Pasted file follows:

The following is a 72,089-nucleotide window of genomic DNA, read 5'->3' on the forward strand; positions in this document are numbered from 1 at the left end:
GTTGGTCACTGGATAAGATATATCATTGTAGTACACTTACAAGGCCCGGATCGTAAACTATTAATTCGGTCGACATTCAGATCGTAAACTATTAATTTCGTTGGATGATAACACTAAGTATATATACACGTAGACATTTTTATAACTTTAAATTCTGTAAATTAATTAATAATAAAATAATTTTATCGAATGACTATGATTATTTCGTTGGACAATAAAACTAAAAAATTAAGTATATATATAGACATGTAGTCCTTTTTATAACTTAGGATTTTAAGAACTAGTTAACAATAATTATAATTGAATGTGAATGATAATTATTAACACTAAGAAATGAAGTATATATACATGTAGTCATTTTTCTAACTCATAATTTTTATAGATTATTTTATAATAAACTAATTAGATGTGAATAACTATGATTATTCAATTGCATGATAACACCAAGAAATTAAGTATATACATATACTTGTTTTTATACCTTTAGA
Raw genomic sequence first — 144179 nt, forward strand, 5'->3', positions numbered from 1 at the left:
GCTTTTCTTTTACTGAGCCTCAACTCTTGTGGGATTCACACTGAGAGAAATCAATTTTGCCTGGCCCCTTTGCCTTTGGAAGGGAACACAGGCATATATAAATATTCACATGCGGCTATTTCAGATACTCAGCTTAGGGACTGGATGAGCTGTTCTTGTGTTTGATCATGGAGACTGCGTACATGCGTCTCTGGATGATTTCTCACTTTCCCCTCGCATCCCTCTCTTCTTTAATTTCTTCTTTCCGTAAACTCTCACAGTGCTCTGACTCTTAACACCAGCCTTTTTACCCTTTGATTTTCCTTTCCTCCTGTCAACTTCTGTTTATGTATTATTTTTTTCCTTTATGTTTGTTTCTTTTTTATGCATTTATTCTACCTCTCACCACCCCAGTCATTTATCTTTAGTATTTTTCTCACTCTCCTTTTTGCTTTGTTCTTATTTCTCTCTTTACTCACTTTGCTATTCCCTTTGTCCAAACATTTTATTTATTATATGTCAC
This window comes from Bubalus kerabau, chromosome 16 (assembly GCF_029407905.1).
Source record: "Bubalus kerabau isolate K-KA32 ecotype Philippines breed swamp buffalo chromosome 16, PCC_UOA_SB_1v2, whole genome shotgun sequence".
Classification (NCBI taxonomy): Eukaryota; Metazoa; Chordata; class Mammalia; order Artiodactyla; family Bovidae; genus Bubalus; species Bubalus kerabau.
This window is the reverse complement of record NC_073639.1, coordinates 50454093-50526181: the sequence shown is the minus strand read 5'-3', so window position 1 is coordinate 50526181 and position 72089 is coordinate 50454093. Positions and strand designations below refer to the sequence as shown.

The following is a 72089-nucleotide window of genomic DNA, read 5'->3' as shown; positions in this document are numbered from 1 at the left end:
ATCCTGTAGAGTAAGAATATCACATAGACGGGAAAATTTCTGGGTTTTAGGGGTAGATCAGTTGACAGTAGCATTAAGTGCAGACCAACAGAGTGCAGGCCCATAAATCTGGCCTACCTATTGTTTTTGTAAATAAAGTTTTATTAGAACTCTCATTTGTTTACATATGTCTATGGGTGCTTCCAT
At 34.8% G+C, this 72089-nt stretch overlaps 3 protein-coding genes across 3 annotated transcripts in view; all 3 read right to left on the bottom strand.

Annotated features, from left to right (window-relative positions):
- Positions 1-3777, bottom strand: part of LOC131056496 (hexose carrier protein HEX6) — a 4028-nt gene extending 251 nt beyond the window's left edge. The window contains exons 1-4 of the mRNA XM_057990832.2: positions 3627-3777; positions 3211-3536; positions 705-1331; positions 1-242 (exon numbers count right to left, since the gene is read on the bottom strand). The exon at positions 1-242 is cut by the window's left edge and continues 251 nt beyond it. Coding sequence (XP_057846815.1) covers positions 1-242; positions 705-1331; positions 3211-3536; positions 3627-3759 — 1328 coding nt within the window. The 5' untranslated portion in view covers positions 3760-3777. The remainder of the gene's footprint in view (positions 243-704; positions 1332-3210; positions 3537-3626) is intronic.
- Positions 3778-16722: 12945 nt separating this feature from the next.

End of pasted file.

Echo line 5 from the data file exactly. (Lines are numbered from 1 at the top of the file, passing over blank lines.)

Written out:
This window comes from Bubalus kerabau, chromosome 16 (assembly GCF_029407905.1).